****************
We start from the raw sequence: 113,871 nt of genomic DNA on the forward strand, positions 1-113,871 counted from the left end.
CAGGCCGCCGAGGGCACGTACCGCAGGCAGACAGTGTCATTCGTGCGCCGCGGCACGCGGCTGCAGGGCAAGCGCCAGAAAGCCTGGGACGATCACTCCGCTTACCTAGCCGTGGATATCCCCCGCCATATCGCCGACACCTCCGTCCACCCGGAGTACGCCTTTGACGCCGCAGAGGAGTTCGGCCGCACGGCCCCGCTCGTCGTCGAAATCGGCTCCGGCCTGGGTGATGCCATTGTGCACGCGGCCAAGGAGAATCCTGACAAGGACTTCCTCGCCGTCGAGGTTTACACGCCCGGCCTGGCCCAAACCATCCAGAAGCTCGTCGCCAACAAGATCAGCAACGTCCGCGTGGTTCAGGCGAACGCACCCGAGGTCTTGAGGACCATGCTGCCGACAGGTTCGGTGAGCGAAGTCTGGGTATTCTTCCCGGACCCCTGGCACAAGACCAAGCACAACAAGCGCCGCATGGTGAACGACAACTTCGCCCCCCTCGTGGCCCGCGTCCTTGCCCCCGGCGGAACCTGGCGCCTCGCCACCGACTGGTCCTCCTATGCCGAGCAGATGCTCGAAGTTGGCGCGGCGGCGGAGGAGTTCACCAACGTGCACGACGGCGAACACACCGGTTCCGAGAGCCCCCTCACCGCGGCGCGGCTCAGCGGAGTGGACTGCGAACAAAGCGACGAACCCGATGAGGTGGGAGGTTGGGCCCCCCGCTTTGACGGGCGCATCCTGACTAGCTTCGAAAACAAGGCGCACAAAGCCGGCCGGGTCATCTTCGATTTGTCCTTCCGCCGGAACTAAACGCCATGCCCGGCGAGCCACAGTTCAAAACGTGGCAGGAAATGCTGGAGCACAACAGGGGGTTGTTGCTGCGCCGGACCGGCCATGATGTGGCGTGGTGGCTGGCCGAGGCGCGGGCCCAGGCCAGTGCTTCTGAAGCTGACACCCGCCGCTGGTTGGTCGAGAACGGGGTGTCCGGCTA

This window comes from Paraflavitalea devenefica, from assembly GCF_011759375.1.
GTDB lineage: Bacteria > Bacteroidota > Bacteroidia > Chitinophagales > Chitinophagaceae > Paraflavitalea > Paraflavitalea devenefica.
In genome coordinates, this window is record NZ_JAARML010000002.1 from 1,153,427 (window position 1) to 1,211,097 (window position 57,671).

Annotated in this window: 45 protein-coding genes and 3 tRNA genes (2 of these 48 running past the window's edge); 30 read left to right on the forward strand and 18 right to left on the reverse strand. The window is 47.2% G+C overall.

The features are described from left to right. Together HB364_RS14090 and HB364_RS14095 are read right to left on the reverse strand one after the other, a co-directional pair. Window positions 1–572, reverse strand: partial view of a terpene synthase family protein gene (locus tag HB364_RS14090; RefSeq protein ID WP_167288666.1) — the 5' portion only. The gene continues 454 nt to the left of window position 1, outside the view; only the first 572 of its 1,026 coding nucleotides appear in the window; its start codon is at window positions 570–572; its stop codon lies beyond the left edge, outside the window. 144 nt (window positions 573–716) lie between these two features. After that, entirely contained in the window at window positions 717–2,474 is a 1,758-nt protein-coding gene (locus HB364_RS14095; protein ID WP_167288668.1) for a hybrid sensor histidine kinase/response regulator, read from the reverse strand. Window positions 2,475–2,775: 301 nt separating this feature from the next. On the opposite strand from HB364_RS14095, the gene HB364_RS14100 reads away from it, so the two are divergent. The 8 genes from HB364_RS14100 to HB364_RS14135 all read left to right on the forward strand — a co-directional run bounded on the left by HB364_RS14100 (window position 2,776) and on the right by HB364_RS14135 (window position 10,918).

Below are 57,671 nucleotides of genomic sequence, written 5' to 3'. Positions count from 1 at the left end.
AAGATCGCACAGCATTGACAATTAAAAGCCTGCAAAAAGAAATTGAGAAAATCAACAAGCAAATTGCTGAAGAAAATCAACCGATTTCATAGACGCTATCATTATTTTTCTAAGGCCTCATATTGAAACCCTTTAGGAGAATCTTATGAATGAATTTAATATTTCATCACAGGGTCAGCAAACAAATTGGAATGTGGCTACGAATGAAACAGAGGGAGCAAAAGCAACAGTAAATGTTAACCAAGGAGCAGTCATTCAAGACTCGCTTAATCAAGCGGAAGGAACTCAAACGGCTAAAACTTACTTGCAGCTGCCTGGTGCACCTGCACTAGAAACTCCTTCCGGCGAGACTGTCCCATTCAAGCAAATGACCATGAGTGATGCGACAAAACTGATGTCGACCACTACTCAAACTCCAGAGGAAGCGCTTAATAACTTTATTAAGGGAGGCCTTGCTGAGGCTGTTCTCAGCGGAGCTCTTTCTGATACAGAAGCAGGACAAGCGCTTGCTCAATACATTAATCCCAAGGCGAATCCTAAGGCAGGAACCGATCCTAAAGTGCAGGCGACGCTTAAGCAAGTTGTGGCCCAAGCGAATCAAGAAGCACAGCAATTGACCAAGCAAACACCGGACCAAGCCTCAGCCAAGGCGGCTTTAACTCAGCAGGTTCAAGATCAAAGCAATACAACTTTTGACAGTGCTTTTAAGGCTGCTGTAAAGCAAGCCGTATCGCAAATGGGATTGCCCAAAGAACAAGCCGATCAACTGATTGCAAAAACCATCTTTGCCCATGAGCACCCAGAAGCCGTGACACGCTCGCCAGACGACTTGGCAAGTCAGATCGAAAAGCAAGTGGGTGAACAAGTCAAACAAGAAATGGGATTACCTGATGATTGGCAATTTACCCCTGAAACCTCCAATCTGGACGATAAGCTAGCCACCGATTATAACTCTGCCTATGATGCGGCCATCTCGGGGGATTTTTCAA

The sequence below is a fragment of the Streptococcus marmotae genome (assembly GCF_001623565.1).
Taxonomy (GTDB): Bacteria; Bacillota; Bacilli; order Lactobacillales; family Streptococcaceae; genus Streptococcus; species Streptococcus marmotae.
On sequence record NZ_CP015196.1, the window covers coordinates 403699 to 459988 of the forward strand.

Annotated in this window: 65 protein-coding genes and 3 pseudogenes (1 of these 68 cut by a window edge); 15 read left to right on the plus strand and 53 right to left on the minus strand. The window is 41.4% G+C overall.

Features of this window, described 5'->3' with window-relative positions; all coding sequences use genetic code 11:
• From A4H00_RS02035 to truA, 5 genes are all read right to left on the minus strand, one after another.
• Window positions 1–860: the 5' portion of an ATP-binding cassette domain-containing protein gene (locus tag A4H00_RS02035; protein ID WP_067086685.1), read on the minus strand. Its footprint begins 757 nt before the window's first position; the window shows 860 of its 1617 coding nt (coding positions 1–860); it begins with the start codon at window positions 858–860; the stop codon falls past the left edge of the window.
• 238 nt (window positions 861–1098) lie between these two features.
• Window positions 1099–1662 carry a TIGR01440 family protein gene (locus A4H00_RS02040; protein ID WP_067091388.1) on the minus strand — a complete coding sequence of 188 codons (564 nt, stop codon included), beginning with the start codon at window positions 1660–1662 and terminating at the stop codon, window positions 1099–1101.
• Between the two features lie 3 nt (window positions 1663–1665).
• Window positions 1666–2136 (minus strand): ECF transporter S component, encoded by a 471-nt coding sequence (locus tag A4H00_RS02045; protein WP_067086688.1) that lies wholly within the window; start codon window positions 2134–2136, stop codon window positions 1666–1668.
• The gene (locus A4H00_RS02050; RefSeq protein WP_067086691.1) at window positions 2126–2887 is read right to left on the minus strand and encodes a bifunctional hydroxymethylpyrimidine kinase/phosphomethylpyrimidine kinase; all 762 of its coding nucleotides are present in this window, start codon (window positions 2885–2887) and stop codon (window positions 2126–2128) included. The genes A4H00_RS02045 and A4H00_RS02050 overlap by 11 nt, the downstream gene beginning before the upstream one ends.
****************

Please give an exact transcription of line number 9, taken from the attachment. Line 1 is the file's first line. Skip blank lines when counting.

AAGATCGCACAGCATTGACAATTAAAAGCCTGCAAAAAGAAATTGAGAAAATCAACAAGCAAATTGCTGAAGAAAATCAACCGATTTCATAGACGCTATCATTATTTTTCTAAGGCCTCATATTGAAACCCTTTAGGAGAATCTTATGAATGAATTTAATATTTCATCACAGGGTCAGCAAACAAATTGGAATGTGGCTACGAATGAAACAGAGGGAGCAAAAGCAACAGTAAATGTTAACCAAGGAGCAGTCATTCAAGACTCGCTTAATCAAGCGGAAGGAACTCAAACGGCTAAAACTTACTTGCAGCTGCCTGGTGCACCTGCACTAGAAACTCCTTCCGGCGAGACTGTCCCATTCAAGCAAATGACCATGAGTGATGCGACAAAACTGATGTCGACCACTACTCAAACTCCAGAGGAAGCGCTTAATAACTTTATTAAGGGAGGCCTTGCTGAGGCTGTTCTCAGCGGAGCTCTTTCTGATACAGAAGCAGGACAAGCGCTTGCTCAATACATTAATCCCAAGGCGAATCCTAAGGCAGGAACCGATCCTAAAGTGCAGGCGACGCTTAAGCAAGTTGTGGCCCAAGCGAATCAAGAAGCACAGCAATTGACCAAGCAAACACCGGACCAAGCCTCAGCCAAGGCGGCTTTAACTCAGCAGGTTCAAGATCAAAGCAATACAACTTTTGACAGTGCTTTTAAGGCTGCTGTAAAGCAAGCCGTATCGCAAATGGGATTGCCCAAAGAACAAGCCGATCAACTGATTGCAAAAACCATCTTTGCCCATGAGCACCCAGAAGCCGTGACACGCTCGCCAGACGACTTGGCAAGTCAGATCGAAAAGCAAGTGGGTGAACAAGTCAAACAAGAAATGGGATTACCTGATGATTGGCAATTTACCCCTGAAACCTCCAATCTGGACGATAAGCTAGCCACCGATTATAACTCTGCCTATGATGCGGCCATCTCGGGGGATTTTTCAA